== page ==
Here at Flavorwire, we pride ourselves on not only writing some of the best content on the internet, but keeping an eye on all of the great writing that other folks on the ‘net are doing, too. We’ve got two very different looks at how music interacts with fashion: one is an examination of Supreme’s use of John Coltrane in an early skate video, and the other is just a funny, service-y evaluation of Beyoncé’s new clothing line, Ivy Park. There’s also an essay on the new wave of emo, as well as a revisitation of Shadow of the Colossus, one of the most beautiful video games of all time.
At Pitchfork’s The Pitch, Jake Woolf pairs John Coltrane with Supreme. Early on in the life of the now-iconic skatewear brand Supreme, the company commissioned a skating video from filmmaker Thomas Campbell, who directed on Super8 and scored the clip with the first two tracks of Coltrane’s masterpiece, A Love Supreme (get it?). Woolf dives in to the parallels between jazz and skating, which go beyond the improvisational nature of both.
And despite what the X Games may suggest, the actual culture of skating is built more around socialization than competition. There are no scoreboards. Even though it’s often thought of an activity for misfits and troublemakers, there’s actually something beautiful about skating’s democratic qualities. Supreme was able to make a video that displayed this beauty while creating something warmer and more inviting than anything that came before it without dulling skateboarding’s rough edges.
At Jezebel, Jia Tolentino did the Lord’s work by trying on every piece of Ivy Park clothing. It’s a silly, barely-there concept, but Tolentino sells it with her self-deprecating, very funny voice. There’s not even much to say beyond the premise, so just some highlights:
The Ivy Park name for athleisure panties is the “mid-rise dance pant,” which sounds like the exhaling move that Britney Spears did in the “I’m a Slave 4 U” video, and looks like…whatever that looks like to you.
I tried on the small and two-thirds of my chest immediately fell out of the top of the sports bra. Buy your size if you’re into tits and restricting your own breathing; if not, buy one, maybe two sizes up.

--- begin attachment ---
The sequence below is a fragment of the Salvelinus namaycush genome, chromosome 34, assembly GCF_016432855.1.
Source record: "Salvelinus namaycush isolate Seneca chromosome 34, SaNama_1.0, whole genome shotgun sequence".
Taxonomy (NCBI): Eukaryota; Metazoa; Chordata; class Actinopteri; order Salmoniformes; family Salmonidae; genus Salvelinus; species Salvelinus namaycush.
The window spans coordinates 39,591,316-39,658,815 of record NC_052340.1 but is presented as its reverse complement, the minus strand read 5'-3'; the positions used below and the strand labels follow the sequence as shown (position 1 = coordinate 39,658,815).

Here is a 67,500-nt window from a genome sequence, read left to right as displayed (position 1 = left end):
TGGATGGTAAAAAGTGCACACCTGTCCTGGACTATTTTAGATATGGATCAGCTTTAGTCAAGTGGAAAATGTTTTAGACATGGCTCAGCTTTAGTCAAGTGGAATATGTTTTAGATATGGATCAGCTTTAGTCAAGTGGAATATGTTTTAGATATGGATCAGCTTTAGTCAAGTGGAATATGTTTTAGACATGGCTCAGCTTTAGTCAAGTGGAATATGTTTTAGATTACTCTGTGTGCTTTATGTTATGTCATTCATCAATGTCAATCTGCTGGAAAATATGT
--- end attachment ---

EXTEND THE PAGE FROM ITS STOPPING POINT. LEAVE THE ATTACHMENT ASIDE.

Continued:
I must disclose that Beyoncé and I have an intimate relationship consisting of A) both being from Houston; B) me seeing Destiny’s Child perform at the rodeo in 2001 and purchasing one (1) “backstage pass” on a lanyard; C) me narrowly missing her and Jay Z in 2007 as they exited a standout H-Town chicken ‘n waffle institution called The Breakfast Klub; and D) my ninth-grade cheerleading tryouts being judged by a former member of Girls Tyme.
Maria Sherman writes at Fuse about emo and its renaissance, and zeroes in on the way this new crop of bands has adopted an ugly aesthetic that takes something “cool” — from vintage indie rock bands — and makes it “uncool.” The ever-present negative connotation of emo continues to hang over the scene, too, but it seems to be a thing people have either chosen to ignore or simply live with.
Sorority Noise is an emo band. Like all acts branded with the three-letter word, they don’t enjoy the classification, but they accept it—to them, language is pointed and instituted exclusively on a foundational level; if people connect to it, it’s fine. The song “Using” is their best to date and thoroughly encapsulates this idea: in the chorus, Boucher scream-sings, “I stopped wishing I was dead / Learned to love myself before anyone else / Become more than just a burden / I know I’m more than worthy of your time.” Reading it feels like he’s actively working through something, hearing it feels much more declarative, a performative self-assurance. “Fake it ’til you make it” here is a balancing act, a conversation of mental difference.
At KillScreen, writer Gareth Damian Martin revisits Shadow of the Colossus, a video game released in 2005. The game focuses on a single character who rides a horse and has a sword, and he must conquer skyscraper-sized colossi who roam the barren world for no known reason. He draws real-life parallels to the game’s barren landscape, which is both haunting and beautiful.
Shadow of the Colossus is filled with fictional proof of a long passed human presence. Though the central tower of Dormin’s shrine suggests that this land is a holy place, not a home, the map is scattered with broken halls, fallen towers, lonely arches. The scale is monumental, but there is something distinctly human about this trail of ancient evidence. Perhaps there is nothing more humanizing than death. Even the Pyramids of Giza, those vast monuments to belief in human immortality, have an aura of grief hanging over them, one of the deeply personal experience of loss and losing. A tomb is a powerfully different space to a grand shrine or cathedral, though they often occupy the same land.